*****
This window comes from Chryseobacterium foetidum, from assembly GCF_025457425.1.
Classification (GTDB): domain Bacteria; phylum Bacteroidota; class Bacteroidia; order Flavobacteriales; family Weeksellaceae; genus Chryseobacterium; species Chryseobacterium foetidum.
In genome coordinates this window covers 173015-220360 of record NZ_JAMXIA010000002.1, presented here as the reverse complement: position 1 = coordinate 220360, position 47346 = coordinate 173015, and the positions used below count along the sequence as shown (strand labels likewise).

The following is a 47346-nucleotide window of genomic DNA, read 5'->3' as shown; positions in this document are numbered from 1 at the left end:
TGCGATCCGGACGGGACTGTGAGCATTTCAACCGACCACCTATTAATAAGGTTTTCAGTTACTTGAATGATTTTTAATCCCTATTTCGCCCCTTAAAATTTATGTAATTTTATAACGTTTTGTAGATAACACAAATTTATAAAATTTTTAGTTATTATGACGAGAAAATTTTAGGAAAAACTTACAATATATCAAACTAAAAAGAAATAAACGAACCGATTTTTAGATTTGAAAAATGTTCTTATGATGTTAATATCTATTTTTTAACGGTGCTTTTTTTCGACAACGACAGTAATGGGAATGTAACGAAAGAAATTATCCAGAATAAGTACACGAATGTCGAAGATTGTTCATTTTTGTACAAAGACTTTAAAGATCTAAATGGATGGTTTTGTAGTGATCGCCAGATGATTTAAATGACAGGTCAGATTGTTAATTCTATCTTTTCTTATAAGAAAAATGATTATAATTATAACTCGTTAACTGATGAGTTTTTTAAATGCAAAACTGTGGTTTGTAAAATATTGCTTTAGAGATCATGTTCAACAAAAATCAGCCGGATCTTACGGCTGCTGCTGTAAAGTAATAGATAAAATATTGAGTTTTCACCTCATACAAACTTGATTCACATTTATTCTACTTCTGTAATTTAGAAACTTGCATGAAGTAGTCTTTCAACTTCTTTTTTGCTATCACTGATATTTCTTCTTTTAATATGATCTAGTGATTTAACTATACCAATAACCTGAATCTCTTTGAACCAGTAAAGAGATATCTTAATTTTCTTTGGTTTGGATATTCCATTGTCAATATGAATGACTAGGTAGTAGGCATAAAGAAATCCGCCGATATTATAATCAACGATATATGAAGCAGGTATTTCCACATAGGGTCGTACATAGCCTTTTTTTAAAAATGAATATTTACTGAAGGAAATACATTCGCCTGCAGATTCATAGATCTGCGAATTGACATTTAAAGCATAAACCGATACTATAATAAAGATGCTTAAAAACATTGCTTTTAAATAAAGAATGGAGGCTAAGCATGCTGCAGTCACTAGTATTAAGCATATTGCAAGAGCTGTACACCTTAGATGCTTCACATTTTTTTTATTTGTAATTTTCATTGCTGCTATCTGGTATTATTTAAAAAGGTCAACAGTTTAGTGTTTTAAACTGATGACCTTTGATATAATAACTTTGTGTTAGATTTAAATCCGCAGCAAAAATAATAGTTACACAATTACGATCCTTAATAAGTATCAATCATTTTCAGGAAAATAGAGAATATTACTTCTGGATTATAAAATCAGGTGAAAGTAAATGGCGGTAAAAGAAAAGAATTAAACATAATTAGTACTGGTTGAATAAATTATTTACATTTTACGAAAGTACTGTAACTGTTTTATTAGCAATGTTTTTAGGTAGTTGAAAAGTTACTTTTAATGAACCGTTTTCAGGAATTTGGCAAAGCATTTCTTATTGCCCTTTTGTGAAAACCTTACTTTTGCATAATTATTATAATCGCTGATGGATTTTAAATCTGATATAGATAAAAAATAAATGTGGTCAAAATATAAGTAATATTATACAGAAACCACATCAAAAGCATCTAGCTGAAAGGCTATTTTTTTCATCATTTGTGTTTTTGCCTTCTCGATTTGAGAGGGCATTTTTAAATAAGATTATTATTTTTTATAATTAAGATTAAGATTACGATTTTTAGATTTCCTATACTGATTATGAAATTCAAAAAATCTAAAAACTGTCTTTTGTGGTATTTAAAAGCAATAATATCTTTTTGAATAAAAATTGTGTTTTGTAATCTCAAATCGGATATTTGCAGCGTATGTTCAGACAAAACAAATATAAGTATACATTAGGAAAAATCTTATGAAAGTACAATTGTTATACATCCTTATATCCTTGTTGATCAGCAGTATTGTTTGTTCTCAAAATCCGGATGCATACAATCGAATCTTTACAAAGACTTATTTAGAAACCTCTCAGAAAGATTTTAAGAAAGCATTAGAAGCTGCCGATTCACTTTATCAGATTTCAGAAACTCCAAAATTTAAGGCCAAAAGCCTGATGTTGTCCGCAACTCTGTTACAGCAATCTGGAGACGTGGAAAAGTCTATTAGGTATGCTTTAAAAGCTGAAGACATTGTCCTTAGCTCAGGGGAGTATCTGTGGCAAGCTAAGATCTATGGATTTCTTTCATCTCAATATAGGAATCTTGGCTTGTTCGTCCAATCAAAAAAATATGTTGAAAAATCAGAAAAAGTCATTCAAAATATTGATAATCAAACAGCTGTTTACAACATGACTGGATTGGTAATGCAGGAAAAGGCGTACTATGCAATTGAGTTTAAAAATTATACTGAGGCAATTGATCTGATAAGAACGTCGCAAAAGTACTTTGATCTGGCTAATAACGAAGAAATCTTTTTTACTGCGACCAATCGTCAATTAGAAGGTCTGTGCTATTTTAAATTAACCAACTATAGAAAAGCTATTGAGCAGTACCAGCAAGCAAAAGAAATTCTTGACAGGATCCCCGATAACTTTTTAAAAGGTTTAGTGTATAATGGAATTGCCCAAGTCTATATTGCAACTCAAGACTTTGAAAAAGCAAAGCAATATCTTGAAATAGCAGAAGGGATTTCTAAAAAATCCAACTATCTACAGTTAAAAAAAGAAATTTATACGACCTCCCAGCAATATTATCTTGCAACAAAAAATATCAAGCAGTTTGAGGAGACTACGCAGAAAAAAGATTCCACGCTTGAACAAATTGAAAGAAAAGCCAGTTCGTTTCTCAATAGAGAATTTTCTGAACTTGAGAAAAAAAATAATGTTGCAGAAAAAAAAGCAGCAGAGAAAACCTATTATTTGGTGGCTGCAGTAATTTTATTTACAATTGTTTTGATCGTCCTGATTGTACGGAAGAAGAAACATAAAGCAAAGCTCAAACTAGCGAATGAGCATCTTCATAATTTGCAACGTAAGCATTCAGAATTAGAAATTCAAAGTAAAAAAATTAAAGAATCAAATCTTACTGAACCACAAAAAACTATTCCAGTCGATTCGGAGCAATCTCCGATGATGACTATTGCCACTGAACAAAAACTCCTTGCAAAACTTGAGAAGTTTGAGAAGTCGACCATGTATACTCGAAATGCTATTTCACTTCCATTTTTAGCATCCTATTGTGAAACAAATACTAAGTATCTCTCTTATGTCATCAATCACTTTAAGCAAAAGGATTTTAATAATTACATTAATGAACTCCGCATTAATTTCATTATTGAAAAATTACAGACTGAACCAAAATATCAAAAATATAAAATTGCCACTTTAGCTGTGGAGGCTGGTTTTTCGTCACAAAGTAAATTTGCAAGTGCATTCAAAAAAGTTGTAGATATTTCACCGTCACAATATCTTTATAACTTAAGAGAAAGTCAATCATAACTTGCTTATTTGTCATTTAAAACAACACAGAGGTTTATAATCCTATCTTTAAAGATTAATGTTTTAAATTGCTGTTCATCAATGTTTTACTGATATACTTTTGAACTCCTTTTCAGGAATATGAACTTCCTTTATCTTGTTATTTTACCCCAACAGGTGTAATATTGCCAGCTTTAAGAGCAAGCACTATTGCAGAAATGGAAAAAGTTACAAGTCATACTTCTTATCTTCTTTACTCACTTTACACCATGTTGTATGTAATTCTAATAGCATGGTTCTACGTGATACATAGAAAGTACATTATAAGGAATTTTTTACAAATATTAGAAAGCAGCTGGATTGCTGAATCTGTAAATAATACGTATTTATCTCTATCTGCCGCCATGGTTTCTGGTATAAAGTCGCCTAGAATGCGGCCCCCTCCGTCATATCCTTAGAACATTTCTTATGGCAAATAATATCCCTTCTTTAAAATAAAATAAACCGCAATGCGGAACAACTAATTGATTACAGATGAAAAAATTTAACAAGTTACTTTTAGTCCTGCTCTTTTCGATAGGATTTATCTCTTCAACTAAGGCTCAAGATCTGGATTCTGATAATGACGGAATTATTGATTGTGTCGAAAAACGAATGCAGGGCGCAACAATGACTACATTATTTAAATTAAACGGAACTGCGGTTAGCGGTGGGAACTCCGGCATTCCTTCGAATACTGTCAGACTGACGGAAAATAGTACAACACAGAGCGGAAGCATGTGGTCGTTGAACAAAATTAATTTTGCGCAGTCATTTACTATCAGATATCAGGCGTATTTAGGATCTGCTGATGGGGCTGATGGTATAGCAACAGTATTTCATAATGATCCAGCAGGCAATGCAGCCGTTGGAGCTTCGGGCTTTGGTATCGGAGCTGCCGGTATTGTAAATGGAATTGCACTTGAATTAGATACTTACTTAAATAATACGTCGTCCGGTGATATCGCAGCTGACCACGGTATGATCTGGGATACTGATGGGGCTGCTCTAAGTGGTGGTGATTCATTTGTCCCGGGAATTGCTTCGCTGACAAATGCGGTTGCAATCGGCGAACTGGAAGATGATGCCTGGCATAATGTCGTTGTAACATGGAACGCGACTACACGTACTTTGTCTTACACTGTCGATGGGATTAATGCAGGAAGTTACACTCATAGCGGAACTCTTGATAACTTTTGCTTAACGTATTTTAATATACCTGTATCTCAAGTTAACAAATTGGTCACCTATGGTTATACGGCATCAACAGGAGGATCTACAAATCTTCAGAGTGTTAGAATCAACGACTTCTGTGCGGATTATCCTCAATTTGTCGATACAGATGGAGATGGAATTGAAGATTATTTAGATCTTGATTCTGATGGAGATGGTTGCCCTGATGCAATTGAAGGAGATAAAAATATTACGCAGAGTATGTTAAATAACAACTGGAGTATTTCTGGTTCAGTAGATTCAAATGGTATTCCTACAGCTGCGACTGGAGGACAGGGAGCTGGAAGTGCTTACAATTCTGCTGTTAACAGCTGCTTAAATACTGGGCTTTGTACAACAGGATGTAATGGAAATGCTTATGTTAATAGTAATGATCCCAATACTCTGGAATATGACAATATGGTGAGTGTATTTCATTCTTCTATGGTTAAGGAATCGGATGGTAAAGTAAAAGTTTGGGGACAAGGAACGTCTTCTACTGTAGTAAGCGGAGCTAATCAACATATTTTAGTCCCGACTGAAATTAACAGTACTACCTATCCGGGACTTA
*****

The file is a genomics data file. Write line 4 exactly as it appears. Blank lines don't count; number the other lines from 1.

The following is a 47346-nucleotide window of genomic DNA, read 5'->3' as shown; positions in this document are numbered from 1 at the left end: